HEALTHCARE has been in the spotlight since COVID-19 swept across the world and brought with it a global health and economic crisis.
The past six months have put more pressure on health services than ever before.
Rebecca Tomkinson, the chief executive officer for the Royal Flying Doctor Service of WA (RFDS), has been at the heart of it, with her passion for helping regional Western Australians remaining a top priority.
Leading an emergency hospital, an 18-fleet airline and five regional bases across the world's largest health jurisdiction is no easy feat on an ordinary day - a global pandemic has certainly been testing.
Rebecca has remained the clear-headed, compassionate and strong leader that regional Western Australians need, but she claimed RFDS' response effort was a team effort.
"As the coronavirus pandemic reached our shores in WA, we had to rapidly work out how to keep our patients and crews safe while in the air," Rebecca said.
"We still had to provide our core services all while embedding COVID-19 protocols and processes into every aspect of our service."
She said the organisation's response was swift and collaborative.
"We developed best practice clinical guidelines for our COVID-19 response and our retrievals are conducted with the highest clinical governance practice," she said.
"I am incredibly proud of our crews for their innovation, courage and resilience as they continue to work on the frontline of our 24-hour emergency retrieval service.
"Today, we are the only service still operating aeromedical retrieval for suspected coronavirus patients in WA, so far retrieving 106 suspected or confirmed cases from across the State."
While the past few months have been some of the most challenging in her career, leading the RFDS team through the coronavirus crisis has been a highlight.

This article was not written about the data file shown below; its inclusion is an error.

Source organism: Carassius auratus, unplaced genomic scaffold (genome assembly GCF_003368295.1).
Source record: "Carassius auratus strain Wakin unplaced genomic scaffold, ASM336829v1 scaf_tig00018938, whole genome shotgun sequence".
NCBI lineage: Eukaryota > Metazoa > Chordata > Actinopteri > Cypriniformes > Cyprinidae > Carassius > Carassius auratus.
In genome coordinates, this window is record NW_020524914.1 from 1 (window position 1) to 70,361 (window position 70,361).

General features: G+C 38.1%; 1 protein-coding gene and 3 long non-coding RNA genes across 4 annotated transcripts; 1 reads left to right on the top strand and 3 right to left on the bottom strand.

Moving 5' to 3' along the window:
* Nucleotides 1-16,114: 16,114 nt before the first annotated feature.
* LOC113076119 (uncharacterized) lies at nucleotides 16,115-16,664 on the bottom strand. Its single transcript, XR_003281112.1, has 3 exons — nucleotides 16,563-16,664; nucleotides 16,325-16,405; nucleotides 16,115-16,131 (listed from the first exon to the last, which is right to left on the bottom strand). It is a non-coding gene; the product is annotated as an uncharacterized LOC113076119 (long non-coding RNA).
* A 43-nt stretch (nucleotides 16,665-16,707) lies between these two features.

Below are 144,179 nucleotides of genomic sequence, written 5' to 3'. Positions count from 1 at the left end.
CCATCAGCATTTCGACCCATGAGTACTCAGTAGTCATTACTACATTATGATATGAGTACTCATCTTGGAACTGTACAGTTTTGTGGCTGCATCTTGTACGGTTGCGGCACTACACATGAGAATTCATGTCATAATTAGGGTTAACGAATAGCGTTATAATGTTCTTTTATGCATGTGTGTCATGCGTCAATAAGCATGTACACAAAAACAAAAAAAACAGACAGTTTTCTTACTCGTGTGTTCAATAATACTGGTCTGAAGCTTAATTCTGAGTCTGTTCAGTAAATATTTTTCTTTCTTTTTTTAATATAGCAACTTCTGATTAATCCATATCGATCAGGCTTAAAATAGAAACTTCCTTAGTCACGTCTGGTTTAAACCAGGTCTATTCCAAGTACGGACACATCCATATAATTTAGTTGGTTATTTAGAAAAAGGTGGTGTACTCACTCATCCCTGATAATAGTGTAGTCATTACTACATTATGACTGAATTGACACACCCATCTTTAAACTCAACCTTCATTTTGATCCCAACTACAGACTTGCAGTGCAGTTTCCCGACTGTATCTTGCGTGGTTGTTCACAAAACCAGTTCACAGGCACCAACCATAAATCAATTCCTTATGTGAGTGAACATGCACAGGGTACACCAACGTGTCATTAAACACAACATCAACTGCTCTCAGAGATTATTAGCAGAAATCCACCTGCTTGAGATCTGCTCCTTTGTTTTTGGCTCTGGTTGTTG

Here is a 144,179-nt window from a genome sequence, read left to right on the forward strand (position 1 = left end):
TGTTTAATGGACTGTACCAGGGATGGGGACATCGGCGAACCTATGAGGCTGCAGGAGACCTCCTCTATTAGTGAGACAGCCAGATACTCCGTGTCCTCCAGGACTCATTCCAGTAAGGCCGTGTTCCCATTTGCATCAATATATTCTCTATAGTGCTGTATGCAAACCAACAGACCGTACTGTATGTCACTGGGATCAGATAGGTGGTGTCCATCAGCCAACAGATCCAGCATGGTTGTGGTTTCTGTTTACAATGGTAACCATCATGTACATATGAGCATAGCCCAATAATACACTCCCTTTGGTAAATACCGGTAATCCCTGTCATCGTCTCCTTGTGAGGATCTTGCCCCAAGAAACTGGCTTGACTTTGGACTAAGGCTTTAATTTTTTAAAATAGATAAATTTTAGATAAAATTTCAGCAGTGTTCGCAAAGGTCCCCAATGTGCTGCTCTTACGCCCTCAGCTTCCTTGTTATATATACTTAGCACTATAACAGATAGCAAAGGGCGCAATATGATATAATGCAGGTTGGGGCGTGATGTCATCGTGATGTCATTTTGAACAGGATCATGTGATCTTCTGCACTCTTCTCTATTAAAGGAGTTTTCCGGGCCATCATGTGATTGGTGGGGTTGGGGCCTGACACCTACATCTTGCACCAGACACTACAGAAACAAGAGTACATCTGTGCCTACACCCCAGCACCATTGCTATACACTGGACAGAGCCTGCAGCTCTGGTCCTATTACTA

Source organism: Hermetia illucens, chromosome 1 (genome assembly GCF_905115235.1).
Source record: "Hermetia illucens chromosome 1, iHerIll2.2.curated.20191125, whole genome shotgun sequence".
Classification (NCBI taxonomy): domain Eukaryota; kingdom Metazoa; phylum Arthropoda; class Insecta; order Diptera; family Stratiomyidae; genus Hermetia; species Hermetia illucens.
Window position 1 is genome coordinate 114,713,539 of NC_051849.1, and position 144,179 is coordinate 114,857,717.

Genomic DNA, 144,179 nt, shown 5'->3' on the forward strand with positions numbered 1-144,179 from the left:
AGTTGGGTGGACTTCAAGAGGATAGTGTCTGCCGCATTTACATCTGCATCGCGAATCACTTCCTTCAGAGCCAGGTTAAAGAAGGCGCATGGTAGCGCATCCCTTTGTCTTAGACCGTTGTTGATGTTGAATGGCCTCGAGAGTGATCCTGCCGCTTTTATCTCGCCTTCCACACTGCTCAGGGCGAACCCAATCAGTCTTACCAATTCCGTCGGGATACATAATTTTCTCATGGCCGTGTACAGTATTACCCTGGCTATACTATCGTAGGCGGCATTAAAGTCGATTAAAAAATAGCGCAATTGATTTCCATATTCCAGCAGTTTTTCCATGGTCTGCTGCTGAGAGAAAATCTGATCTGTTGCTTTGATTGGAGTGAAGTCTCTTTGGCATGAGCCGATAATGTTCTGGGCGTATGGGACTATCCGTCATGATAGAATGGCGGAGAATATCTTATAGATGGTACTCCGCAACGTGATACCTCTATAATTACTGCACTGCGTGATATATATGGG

When reflecting on her career so far Rebecca also recalled her first job after finishing university, working in local government as a community development officer, as being another career highlight, which strengthened her passion for community support and services.
"This job gave me a greater awareness of my passion for building capacity and capability," she said.
Regional WA has always been a major part of Rebecca's life - growing up in Karratha and Northam before moving to Perth for her studies.
While she would have never expected to be in the role that she now is, looking back Rebecca has been motivated by her passion to make a difference.
"Anywhere I go, people want to share with me what our service means to them, their experience with us and how we helped them in their time of need," she said.
"I often get thank you calls, cards, letters, emails and watching our former patients reunite with our crews is truly special.
"Knowing that we contribute and help to build regional capability helps sustain us through some of the challenging times."
Regardless of her gender, Rebecca believes it is important for a leader to be authentic.
"I am learning as I age to focus on what's really important - and that is to be myself," she said.
"I believe staying connected to your emotional wellbeing is part of being an effective leader.
"Taking the time to set, track and reflect on my personal and professional goals has a grounding effect and helps me to stay connected to my beliefs, values and purpose."